When wrestlers from Reading High School take to the mats Friday evening at the Cincinnati Hills League Championships at Deer Park in pursuit of the program’s 10th straight CHL title, they will have no shortage of support.
Reading wrestling events, whether they’re meets at home or away, or simply a practice, are known for the outpouring of support from the community. That’s parents, wrestling alums and students.
“It’s a big deal,” said coach Dick Engel, who is in his 27th season with the Blue Devils. “We’re a unique small-school program. Four or five alumni come back and work out with the kids any given day. Last year we graduated eight seniors and seven of them were four-year starters. Those guys have been in here whenever they’re home from college or can make it. It’s big to carry on the tradition.”
That tradition is a strong wrestling program. Every coach in the program but one is a Reading graduate. Two of them – Dick Engel, the head coach’s son, and Tim Kelly – are former state champions.
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“It’s a tradition,” said Austin King, a 220 pound senior. “We work our butts off all year long and just get in the grind, practice hard and work to win another CHL title.”
The Blue Devils have won nine straight CHL meets and 19 of the 29 league meets that have been held, according to Engel. The wrestlers want to carry on that tradition with a 10th straight title.
“We just don’t want to let the past teams who have won it down,” said sophomore 152-pounder Baden Pinson. “We’re just really trying to keep the tradition going.”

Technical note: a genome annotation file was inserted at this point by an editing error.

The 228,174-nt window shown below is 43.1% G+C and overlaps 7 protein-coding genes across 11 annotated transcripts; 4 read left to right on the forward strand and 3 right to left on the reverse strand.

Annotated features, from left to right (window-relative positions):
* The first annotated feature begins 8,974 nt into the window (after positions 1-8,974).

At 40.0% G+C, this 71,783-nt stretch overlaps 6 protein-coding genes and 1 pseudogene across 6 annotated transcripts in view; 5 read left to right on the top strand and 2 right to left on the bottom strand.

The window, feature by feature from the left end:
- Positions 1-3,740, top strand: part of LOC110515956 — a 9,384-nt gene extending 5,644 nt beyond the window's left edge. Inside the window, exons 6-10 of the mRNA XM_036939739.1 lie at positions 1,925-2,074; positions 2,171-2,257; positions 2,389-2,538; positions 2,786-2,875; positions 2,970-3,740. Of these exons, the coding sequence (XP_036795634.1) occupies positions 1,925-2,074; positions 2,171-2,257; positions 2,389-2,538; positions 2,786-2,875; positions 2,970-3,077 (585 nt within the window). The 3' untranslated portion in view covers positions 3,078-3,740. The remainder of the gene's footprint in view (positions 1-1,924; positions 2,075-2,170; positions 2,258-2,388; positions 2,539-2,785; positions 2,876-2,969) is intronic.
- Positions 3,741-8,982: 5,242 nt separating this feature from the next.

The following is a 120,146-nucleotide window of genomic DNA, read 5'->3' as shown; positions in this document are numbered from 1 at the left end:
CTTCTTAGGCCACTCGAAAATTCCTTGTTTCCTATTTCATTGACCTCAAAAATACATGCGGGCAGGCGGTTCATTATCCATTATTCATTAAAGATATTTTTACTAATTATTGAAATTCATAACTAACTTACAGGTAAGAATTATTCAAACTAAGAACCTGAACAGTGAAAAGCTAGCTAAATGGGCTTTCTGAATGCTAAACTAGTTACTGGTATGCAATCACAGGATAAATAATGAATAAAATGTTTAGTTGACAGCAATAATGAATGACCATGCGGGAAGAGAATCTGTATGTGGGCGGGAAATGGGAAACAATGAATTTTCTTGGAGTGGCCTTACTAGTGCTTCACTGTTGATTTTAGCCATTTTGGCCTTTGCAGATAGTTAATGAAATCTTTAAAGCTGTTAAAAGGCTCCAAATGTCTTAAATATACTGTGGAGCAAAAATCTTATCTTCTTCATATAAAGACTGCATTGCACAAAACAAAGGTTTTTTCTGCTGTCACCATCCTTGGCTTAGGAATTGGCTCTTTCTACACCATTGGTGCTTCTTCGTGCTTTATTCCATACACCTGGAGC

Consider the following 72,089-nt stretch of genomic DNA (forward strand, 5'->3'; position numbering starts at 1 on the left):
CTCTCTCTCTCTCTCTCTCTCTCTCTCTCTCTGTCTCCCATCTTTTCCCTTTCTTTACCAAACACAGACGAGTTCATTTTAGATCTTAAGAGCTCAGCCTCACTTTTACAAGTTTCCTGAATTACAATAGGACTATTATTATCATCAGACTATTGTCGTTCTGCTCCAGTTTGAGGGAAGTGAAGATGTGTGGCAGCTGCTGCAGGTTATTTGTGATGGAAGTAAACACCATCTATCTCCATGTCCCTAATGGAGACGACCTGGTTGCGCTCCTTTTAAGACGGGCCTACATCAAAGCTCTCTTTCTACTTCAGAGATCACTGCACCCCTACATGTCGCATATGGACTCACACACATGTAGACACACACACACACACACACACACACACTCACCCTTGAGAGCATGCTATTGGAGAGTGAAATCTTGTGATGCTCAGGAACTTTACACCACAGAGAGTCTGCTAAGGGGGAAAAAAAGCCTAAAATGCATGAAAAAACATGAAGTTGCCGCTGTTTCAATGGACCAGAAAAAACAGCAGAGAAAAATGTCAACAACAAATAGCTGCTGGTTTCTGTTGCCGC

Reading is ranked No. 5 in the final Enquirer Division II-III area coaches’ poll, so the Blue Devils should be the favorite at the CHL meet.
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“It ought to be a pretty close go, I think,” Engel said. “Wyoming and Taylor have good teams this year. Deer Park is always tough.
“We’ve got a really young team. We start seven freshman and sophomores with only three seniors.”
Pinson placed fifth at the district tournament last season as a freshman in the 132-pound class. Right now, he’s 29-3 at 152 pounds. Austin King is 26-6 at 220 after placing fifth at the district at 285 pounds last year. Freshman Dustin Robbins is 26-6 at 106 pounds and his brother, junior Dan Robbins, is 27-5 at 124.
Senior Derek King, Engel’s nephew, is 29-4 at 195 pounds in his first season of wrestling after playing basketball until this year during winter. Derek King (no relation to Austin) came out for wrestling to help get himself ready for football next season at West Virginia Wesleyan.
“My family and coaches said since I’m going to college for football next year that I should come out,” Derek King said. “It really does help with football and I feel like it will make a difference.”
Derek King has also benefitted from the family-like atmosphere surrounding the program.
“Everyone from past teams will come to the room and help us out,” Derek King said. “You never really leave the program. You’re always involved and trying to help out because it is such a family atmosphere. It’s so different from football and basketball. Everyone is just so close and willing to help each other. It really is like an extended family.”
Much of that family, past and present, will be there Friday – before, during and after the CHL championships.
“We have a large group of parents,” Engel said. “Right now we have about five sets of parents whose kids have graduated and they still come to all the matches. Afterwards, the parents all get together. We have one group whose son has been graduated two or three years and they show up every Saturday at a tournament before weigh-ins and set up a little table with food and stuff for the kids for the day.”
It’s a winning tradition.